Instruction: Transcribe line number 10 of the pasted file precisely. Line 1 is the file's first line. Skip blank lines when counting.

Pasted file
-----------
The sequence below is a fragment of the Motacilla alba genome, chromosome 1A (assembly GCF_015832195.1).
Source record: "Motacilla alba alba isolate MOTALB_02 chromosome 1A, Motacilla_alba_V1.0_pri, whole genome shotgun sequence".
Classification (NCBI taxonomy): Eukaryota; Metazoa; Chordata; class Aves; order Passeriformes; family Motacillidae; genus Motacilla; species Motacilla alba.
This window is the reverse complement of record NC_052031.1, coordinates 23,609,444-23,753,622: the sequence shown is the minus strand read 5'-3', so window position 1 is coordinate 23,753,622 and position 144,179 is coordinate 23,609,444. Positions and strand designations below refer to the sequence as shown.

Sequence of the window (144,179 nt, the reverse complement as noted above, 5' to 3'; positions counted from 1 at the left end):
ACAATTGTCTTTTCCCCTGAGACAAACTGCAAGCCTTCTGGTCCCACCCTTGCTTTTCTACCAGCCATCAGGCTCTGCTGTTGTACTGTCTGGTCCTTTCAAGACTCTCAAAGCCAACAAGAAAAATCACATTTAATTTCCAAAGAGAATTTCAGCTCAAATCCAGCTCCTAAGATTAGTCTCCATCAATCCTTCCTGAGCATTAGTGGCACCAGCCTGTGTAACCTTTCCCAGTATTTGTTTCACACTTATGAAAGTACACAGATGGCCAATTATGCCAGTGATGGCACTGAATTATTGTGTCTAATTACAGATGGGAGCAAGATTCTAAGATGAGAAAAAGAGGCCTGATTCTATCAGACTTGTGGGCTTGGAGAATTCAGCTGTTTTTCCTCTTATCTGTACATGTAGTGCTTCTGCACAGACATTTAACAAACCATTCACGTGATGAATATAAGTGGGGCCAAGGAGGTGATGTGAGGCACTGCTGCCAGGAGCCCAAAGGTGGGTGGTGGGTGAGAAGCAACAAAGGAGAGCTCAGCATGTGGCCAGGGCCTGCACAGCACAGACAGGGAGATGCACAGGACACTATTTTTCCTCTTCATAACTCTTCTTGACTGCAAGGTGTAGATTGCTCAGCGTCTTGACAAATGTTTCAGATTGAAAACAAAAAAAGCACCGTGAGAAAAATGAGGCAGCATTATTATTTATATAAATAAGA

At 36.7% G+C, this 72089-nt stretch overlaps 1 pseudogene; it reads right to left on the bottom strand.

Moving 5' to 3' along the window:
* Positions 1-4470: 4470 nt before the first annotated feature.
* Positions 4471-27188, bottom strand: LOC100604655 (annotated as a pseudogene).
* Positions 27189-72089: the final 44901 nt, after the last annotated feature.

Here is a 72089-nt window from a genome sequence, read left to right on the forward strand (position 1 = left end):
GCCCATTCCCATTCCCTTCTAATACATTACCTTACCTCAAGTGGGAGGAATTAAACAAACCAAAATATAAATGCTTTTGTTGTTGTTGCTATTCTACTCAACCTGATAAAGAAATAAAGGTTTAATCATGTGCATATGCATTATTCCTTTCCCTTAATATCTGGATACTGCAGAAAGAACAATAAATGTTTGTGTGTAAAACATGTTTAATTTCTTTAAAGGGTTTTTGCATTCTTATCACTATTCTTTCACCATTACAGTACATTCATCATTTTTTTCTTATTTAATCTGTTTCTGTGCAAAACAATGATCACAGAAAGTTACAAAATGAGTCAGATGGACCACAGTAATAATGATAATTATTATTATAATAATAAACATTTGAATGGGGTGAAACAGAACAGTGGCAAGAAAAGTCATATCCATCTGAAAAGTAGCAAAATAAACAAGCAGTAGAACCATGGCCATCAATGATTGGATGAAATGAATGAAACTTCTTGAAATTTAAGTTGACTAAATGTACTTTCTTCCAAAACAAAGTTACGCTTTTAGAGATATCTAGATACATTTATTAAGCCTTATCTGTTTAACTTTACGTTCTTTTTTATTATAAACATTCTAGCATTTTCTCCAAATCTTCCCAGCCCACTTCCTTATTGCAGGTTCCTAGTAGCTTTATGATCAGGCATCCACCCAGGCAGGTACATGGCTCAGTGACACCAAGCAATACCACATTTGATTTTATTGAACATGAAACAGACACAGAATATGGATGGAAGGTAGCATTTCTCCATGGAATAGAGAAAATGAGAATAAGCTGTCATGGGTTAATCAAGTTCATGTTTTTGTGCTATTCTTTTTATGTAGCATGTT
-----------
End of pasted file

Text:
* Positions 4471-27188, bottom strand: LOC100604655 (annotated as a pseudogene).